P- ISSN: 0976-1675
E- ISSN: 2249-4538

© CARAS (Centre for Advanced Research in Agricultural Sciences)
NAAS Score: 4.54


Cross-Talk Between the Microorganisms and Genetic Drivers of Drought Stress Responses: Present Understanding and Prospects for Crop Improvement under Drought Environment

Long-lived plants, such as perennial woody species, are subjected to harsh environmental circumstances as a result of global warming. Drought stress is one of the most harmful abiotic stresses to plant growth and productivity of all the abiotic stresses. A group of microbes and microbe-derived substances that have been shown to improve plant development under biotic and abiotic stress conditions. Plants are home to a wide variety of microorganisms. Members of these microbial communities interact with one another and with the plant, and there is mounting evidence that the microbial community can help plants develop, enhance drought tolerance, aid disease defence, and even help with environmental remediation. These bacteria supply the plant with a variety of services and benefits in exchange for the plant providing decreased carbon and other metabolites to the microbial community. Soils are typically moist environments with low carbon content that support diverse soil microbial populations. The rhizo-microbiome's microbes are involved in nutrient acquisition and assimilation, improved soil texture, and extracellular substances such as hormones, secondary metabolites, antibiotics, and different signal chemicals are secreted and modulated, all of which leads to improved plant development. The microbes and compounds they produce are bio stimulants that help plants respond to stress. Studies have demonstrated that inoculating plants with plant-growth-promoting rhizobacteria (PGPR) or treating plants with microbe-to-plant signal molecules is an effective way to stimulate crop development. The goal of this review is to highlight the various ways in which plant growth promoting microorganisms (PGPM) can be used to improve crop production under drought stressed condition. The most up-to-date information on microbial inoculant technology is discussed. As a result, a deeper understanding of the mechanisms that determine the composition and structure of microbial communities, as well as the involvement of the host in the recruitment and management of its microbiome, is critical. Plant defence mechanisms, in particular, appear to provide a layer of protection against pathogens while also actively managing the makeup of the general microbiome, according to a growing body of studies. Plants detect water deficits at their roots and send a signal to their shoots, which cause them to synthesize abscisic acid (ABA) in their leaves. ABA is a crucial phytohormone that controls physiological and molecular responses to drought stress, including stomatal closure, gene expression, and osmo-protectants and stress proteins accumulation. The initial stage in the propagation of synthesized ABA is through ABA transporters. ABA inflow in guard cells is sensed by numerous protein kinases that regulate stomatal closure, such as SnRK2s and MAPKs, to limit water loss. To develop drought stress resistance in entire tissues, ABA mediates a wide array of gene expression machines using stress-responsive transcription factors like DREBs and AREBs. We present an overview of current research into the mechanisms used by the plant host to select and control its microbiome in this review. Recent research on the role of keystone microbial species, phytohormones, and abiotic stress in plant-driven dynamic microbial structure is reviewed in detail.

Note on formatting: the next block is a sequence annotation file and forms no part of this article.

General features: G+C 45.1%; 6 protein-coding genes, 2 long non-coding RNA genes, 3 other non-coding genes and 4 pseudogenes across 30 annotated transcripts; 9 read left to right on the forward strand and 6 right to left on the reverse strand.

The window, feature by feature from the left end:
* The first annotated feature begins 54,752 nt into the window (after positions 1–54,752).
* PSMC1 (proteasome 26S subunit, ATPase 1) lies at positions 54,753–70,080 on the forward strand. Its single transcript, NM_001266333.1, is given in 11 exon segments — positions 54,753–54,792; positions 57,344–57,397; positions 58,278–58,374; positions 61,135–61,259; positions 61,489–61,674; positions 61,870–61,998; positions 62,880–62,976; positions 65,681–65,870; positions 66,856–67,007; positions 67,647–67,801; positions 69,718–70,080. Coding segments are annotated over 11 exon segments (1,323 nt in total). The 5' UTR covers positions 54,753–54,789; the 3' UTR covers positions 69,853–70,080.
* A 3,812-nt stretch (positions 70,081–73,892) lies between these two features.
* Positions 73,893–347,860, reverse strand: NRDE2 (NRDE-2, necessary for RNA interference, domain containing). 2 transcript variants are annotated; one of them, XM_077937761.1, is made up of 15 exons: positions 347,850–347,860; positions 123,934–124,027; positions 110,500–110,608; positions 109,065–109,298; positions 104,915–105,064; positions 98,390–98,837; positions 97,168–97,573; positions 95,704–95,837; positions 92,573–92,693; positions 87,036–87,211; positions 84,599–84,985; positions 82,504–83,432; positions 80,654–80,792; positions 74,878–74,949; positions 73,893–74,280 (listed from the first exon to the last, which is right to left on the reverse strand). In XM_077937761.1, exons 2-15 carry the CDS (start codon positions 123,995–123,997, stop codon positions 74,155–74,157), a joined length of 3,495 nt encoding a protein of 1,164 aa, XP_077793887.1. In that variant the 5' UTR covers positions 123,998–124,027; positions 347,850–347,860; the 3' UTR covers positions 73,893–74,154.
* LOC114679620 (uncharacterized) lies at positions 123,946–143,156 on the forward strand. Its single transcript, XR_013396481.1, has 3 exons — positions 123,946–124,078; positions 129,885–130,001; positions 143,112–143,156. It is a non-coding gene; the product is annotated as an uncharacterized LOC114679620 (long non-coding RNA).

Research Review | Published online : 12-Oct-2021